British government must not turn a blind eye to Doha’s dangerous foreign policy

If Qatar’s investments are the price for our silence, then we are selling it too cheap.

Strong ties. Saudi Crown Prince Mohammed bin Salman bin Abdulaziz (R) shakes hands with British Defence Secretary Michael Fallon after signing agreements in Jeddah, on September 19. (Saudi Press Agency)


2017/09/24 Issue: 124 Page: 4


The Arab Weekly
Daniel Kawczynski



The United Kingdom has much to lose from a permanent split in the Arabian Gulf. A landmark conference aimed at promoting trade between Britain and the Gulf Cooperation Council (GCC) this year in London is reported to have been postponed because of the dispute between Qatar and Saudi Arabia, the United Arab Emirates, Bahrain and Egypt.

Talks over a potential UK-GCC trade deal, a cornerstone of Britain’s post-Brexit international trade policy, are on hold until GCC members are willing to sit together at the negotiating table.

A united GCC is in Britain’s interests and, for that reason, the British government is en­tirely right to urge a resolution to this dispute but there will be no resolution unless the causes of the crisis are addressed.

Qatar stands accused by its neighbours of supporting extrem­ism and terrorism. These claims must be taken seriously. No mat­ter how much Qatar invests in the United Kingdom, the British government must not turn a blind eye to Doha’s dangerous foreign policy.

At its very core, this dispute is about competing visions for the future of the Middle East. The quartet countries support stabil­ity and security across the region. Qatar, for tactical and ideologi­cal reasons, has backed political Islamists whose objective across the region is revolution.

This is most obviously apparent in Qatar’s support for the Mus­lim Brotherhood in Egypt. Doha was an early backer of Muham­mad Morsi’s abortive Islamist gov­ernment. Other parts of the Gulf view the Muslim Brotherhood as a terrorist organisation. They argue that the Brotherhood’s ideology is a gateway to terrorism.

The Qataris argue that this crisis is simply a dispute over designa­tions. They say that the groups they support are not terrorist organisations. They argue that hosting Hamas and the Taliban in Doha and providing their officials with funds and safe haven do not constitute support.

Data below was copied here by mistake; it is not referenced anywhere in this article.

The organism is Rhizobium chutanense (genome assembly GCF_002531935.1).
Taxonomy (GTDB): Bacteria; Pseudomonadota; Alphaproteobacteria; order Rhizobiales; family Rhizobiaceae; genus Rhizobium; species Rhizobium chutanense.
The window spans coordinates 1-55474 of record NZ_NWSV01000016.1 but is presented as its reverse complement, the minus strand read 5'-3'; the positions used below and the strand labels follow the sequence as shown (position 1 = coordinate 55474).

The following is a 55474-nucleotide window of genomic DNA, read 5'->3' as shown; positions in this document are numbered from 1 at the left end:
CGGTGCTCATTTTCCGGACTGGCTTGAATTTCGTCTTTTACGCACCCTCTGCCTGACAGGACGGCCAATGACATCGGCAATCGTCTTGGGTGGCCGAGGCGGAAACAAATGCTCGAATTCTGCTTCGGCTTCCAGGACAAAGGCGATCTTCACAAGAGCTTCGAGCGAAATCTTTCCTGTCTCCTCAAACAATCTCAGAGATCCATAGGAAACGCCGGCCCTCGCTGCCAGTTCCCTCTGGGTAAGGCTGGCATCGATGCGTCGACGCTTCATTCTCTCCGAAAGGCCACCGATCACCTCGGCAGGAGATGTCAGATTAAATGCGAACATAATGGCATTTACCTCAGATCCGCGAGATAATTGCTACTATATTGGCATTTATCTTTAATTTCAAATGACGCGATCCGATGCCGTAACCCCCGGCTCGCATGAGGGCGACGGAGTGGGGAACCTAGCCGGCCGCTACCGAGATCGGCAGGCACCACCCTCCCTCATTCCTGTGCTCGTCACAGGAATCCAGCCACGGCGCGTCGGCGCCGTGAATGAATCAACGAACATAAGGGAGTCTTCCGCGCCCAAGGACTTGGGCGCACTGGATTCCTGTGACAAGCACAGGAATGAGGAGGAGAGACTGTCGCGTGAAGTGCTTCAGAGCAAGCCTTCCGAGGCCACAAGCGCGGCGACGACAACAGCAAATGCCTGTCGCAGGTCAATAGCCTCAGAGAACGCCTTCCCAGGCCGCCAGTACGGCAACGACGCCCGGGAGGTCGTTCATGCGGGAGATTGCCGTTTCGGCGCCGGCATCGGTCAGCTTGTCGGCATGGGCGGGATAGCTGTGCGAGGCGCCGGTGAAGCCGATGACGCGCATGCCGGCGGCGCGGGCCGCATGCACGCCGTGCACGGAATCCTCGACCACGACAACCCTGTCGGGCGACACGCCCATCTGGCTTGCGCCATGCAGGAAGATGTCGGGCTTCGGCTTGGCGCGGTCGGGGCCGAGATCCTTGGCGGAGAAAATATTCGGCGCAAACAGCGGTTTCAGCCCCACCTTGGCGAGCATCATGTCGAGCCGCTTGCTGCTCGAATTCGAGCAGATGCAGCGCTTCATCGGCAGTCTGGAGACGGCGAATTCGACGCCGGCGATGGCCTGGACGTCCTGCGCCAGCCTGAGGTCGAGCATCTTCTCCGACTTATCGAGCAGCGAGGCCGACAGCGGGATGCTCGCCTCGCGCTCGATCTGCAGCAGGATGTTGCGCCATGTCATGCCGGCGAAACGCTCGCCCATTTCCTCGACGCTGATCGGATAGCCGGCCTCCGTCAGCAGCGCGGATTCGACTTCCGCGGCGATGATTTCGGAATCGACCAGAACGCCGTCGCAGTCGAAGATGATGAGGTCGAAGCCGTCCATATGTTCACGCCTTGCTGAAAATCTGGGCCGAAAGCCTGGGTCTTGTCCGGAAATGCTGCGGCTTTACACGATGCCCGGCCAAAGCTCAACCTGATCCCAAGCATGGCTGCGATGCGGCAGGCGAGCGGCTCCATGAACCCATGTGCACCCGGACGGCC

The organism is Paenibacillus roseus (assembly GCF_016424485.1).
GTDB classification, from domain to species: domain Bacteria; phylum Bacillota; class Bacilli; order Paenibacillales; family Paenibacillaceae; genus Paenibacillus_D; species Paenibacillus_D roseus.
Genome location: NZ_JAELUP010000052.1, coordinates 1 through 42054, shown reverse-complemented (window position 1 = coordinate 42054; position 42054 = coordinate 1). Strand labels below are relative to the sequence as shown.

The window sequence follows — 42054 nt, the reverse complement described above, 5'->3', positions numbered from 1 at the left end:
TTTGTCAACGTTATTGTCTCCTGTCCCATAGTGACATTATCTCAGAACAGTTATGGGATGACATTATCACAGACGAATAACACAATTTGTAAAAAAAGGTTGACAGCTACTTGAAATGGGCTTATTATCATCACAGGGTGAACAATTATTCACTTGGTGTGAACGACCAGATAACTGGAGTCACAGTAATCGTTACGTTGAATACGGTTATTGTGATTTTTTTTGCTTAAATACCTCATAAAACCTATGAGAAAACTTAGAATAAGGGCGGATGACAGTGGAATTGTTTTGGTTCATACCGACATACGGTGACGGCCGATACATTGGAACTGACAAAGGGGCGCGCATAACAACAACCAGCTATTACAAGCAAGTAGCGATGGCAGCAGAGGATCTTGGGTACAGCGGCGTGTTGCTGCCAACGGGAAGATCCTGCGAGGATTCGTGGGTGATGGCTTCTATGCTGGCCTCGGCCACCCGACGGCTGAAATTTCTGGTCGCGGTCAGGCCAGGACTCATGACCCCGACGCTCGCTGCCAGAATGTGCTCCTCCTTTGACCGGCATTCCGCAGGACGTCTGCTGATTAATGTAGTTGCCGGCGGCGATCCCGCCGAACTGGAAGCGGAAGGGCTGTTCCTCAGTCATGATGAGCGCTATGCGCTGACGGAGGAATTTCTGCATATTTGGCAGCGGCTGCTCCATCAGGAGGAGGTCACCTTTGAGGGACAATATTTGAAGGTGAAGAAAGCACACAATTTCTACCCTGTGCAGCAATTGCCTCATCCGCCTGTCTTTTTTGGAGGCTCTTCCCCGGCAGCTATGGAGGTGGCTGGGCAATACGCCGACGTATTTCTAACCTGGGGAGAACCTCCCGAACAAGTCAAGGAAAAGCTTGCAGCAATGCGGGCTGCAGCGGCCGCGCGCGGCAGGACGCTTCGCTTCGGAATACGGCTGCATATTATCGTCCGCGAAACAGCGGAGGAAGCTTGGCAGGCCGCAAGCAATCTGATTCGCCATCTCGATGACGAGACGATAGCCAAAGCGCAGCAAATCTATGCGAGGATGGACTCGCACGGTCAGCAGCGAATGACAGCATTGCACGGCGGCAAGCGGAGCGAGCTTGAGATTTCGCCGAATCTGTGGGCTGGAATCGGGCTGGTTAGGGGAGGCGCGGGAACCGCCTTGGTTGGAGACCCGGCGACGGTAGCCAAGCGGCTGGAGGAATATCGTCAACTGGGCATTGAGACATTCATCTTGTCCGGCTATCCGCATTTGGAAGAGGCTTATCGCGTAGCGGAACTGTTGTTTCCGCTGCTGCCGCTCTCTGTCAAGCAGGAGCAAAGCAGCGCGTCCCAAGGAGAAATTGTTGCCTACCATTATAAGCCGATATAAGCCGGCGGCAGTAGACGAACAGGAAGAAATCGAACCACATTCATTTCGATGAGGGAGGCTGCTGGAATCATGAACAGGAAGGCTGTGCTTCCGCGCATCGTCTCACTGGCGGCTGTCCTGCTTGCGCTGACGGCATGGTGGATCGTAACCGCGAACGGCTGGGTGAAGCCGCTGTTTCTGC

In some cases, Qatar’s claims might be accepted. The status of the Muslim Brotherhood divides international opinion, although the British government views membership as a “possible indica­tor of extremism.”

Other examples are more clear-cut. Western media have been reporting on links between Qatari intelligence officials and leaders of the al-Qaeda affiliate al-Nusra Front, which rebranded itself as Jabhat Fateh al-Sham, in Syria. A US think-tank cited 18 instances in which Qatar facilitated ransom payments to al-Nusra Front.

In Libya, Qatar has long sup­ported militias linked to al-Qaeda. There is Al Jazeera footage of Hamad al-Marri, who leads Qatar’s special forces, alongside members of a Libyan al-Qaeda affiliate, which is designated as a terror­ist group in the United Kingdom. There is no dispute over the designations of these groups and Qatar’s support for them cannot be ignored.

It is clear Qatar takes a wilfully soft approach to terror financi­ers. Five Qatari citizens feature on the British Treasury’s sanction list accused of financing al-Qaeda or al-Qaeda-affiliated groups. All five men are designated terror­ists by the United States and the United Nations. Qatar claims they “have been arrested, prosecuted, banned from travelling and had assets frozen” — and yet there is no suggestion that they are in prison. Should the British govern­ment not ask why that might be?

Qatar has ignored these issues in the belief that it has the wealth and resources to ride out the crisis. It has opened its cheque­book and signed defence deals with Britain, Italy and others. It has engaged in headline-grabbing, soft-power initiatives, such as Paris Saint-Germain’s extravagant purchase of Neymar. Qatar has sought closer ties with Turkey and renewed diplomatic relations with Iran.

Rather than seeking dialogue with its neighbours, its actions have made a resolution to the dispute more distant.

Western officials have shuttled between Gulf capitals seeking to end the impasse but the crisis risks collapsing the GCC. At a time when the Middle East is engulfed by war and instability, a division of this kind would be a deeply un­desirable outcome. A united GCC is in all our interests.

If Qatar is innocent of the charg­es against it, then let it demon­strate its innocence. The fact that it has ignored them and engaged in ad hominem attacks against its accusers should raise suspicions. If the country is guilty, then its actions are a threat to global peace and security. If Qatar’s invest­ments are the price for our silence, then we are selling it too cheap.


Daniel Kawczynski is a member of the British Parliament from the Conservative Party. He represents Shrewsbury and Atcham in Shropshire, England.


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